I think that it was one of Lewis Carol’s creature characters that earnestly pontificated on the problem that “If you don’t mean what you say then at least you should say what you mean”. In Carol’s time it was a clever little play on words, but it was brought back to me by in issue that I wrote about in one of the posts that was deleted from this blog.
I was asked by a departmental head to observe and document the behavior of an employee who was filling a safety critical role and was believed to be suffering ( by the company) from dementia. Obviously whilst tragic this type of condition is not compatible with a safety critical function.
Eventually evidence was gathered and the employee was removed, in fact dementia was not the issue ,Johnny Walker was. However what I found most disconcerting was the manner in which the same people so publicly lamented the outcome, using American talk show euphemisms like “ share”. “ We can not share with you at this moment”. I want to look at that sentence, “ WE” the use of the first person plural depersonalizes, the statement, the corporate plural takes responsibility away from the speaker, English has a perfectly good word “tell”, the use of the word “share” introduces a level of complicity, it draws in the listener, enticing them with the carrot of ceasing to be “you” and becoming part of “we” or us.
I think in my original post I made a comparison with the large Sicilian families, who would turn up and publicly weep over graves of rivals for whom they had arranged the cause of the funeral, a premature shuffling off of this mortal coil.
Another of the posts to which objection was taken was one entitled “ Why can’t the English ….” This is of course a partial quote from George Bernard Shaw, or more specifically from the better known reworking of Pygmalion “My Fair Lady” , the entirety of the quite of course being “ Why can’t the English teach their children how to speak, this verbal class distinction by now should be antique”. In this post I recounted how the employees were required to attend a briefing from the MD which was broadcast on large TV screens. In brief I made reference to the body language of the attendees and in so doing a comparison ( simile is not a common tool in Oil and Gas) by reference to Asimov’s “I Robot”. I then went on to tell of how after leaving this particular gathering I remarked to a passing coworker that the event reminded me of “Big Brother” my coworker’s response was along the lines of “ I wonder who will be ejected next”. Now it was only when I had reached the relative sanctuary of my office that I realized that my coworker had been referring to a popular TV series. He had completely missed the reference to George Orwell’s ‘1984’ and the gathering around the screens to listen to the pronouncements of Big Brother.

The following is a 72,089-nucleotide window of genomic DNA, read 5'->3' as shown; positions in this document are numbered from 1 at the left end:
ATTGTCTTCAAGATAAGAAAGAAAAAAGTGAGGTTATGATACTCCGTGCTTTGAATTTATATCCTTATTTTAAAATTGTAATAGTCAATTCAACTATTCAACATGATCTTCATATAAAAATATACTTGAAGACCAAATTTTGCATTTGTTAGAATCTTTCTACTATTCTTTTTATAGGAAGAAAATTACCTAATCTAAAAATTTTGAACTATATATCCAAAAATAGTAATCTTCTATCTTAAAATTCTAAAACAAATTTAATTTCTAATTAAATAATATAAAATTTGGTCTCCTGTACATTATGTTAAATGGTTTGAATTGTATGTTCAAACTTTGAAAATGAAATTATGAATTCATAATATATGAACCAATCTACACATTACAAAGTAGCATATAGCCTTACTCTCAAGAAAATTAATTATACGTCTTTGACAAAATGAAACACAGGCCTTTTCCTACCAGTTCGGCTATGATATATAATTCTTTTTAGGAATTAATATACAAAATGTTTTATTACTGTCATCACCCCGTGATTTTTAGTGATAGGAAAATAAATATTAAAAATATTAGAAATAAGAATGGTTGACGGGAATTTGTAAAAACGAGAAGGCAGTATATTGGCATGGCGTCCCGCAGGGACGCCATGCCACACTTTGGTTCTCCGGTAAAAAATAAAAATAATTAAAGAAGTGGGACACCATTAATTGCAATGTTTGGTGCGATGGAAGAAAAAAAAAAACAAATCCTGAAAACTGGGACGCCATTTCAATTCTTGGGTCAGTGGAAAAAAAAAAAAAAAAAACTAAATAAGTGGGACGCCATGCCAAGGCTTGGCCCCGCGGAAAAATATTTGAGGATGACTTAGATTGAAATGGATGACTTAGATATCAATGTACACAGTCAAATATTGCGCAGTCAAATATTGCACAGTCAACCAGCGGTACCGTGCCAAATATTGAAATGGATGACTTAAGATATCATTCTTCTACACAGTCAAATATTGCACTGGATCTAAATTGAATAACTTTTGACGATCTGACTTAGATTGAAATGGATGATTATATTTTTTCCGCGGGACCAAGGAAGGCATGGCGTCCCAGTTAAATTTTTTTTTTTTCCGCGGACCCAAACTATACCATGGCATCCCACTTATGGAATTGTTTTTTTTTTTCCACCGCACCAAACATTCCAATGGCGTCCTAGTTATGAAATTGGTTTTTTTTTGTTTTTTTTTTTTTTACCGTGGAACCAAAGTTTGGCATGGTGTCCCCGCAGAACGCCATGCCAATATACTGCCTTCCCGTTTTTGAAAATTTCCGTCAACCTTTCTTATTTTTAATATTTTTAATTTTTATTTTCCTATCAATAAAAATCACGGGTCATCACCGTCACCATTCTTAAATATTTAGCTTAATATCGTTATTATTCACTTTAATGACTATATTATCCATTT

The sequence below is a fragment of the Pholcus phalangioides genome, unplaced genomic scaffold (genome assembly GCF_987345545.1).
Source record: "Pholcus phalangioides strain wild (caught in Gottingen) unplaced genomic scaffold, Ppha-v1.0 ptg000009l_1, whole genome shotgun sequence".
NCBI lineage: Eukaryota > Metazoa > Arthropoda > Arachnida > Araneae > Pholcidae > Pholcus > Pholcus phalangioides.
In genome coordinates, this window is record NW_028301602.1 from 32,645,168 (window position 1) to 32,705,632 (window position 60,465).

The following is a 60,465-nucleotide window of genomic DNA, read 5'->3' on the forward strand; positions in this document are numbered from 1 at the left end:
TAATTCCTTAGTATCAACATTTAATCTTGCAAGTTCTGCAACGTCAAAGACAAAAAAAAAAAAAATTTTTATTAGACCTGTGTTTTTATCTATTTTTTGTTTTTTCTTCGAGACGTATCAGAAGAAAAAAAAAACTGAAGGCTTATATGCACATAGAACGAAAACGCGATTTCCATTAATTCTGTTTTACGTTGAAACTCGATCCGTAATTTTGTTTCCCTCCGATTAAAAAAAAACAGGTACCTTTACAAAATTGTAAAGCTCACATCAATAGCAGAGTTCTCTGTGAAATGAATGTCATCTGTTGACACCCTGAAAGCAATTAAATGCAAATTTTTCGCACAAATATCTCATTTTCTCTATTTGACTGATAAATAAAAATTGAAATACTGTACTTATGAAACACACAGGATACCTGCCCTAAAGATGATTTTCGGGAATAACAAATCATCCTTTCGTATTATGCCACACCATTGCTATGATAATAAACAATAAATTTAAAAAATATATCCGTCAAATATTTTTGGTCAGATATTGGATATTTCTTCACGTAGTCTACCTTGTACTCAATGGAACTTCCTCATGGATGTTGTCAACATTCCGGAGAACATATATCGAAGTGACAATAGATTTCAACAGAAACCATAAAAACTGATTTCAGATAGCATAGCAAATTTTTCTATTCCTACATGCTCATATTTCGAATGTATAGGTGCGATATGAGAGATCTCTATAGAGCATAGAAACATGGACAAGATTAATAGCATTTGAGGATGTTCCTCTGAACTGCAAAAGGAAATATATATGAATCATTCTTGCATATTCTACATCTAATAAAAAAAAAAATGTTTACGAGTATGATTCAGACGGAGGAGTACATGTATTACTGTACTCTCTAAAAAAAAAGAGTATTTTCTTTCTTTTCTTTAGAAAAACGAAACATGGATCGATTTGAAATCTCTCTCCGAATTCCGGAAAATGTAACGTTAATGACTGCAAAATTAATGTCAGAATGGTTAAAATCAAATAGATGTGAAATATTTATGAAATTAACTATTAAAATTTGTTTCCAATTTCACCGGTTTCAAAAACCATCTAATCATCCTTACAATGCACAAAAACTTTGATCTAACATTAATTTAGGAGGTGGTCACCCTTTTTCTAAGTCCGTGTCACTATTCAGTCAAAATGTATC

During my penultimate interview with HR before finally departing the fold I was told I had compared the employees to robots. The irony of the whole episode is that HR too had missed the point it was an article about the state of modern education, where ‘Big Brother’, and ‘I Robot’ are better known in the screen incarnations than in the literary form from which they emanated. The irony is bitter. That they saw as an attack on them selves a social critique of the dumbing down of the modern world, and in fact de facto proved the point. Nietzsche was wrong It is not God who is dead it is literature, or perhaps we should say Balaat ( the goddess of Byblos and writers) is dead.
I would like to quote again one of my favorite Shakespearian scholars, the context is different, the consequence identical:
“As I look ahead, I am filled with foreboding. Like the Roman, I seem to see "the River Tiber foaming with much blood". That tragic and intractable phenomenon which we watch with horror on the other side of the Atlantic but which there is interwoven with the history and existence of the States itself, is coming upon us here by our own volition and our own neglect.”
Powell was talking about the degradation of culture through immigration, however the same could be said of the cultural colonization or intellectual immigration through the portals of cyberspace, and in the end we, like Powell shall need to travel back in time to see the future;
“no Arts; no Letters; no Society; and which is worst of all, continuall feare, and danger of violent death; And the life of man, solitary, poore, nasty, brutish, and short."
I am not suggesting Hobbes Powell and Nietzsche be on the reading list of oil company executives, I am suggesting that if we are to have a future they should be on everyone’s reading lists. Turn of the free view TV and get down the free libraries, whilst we still have them.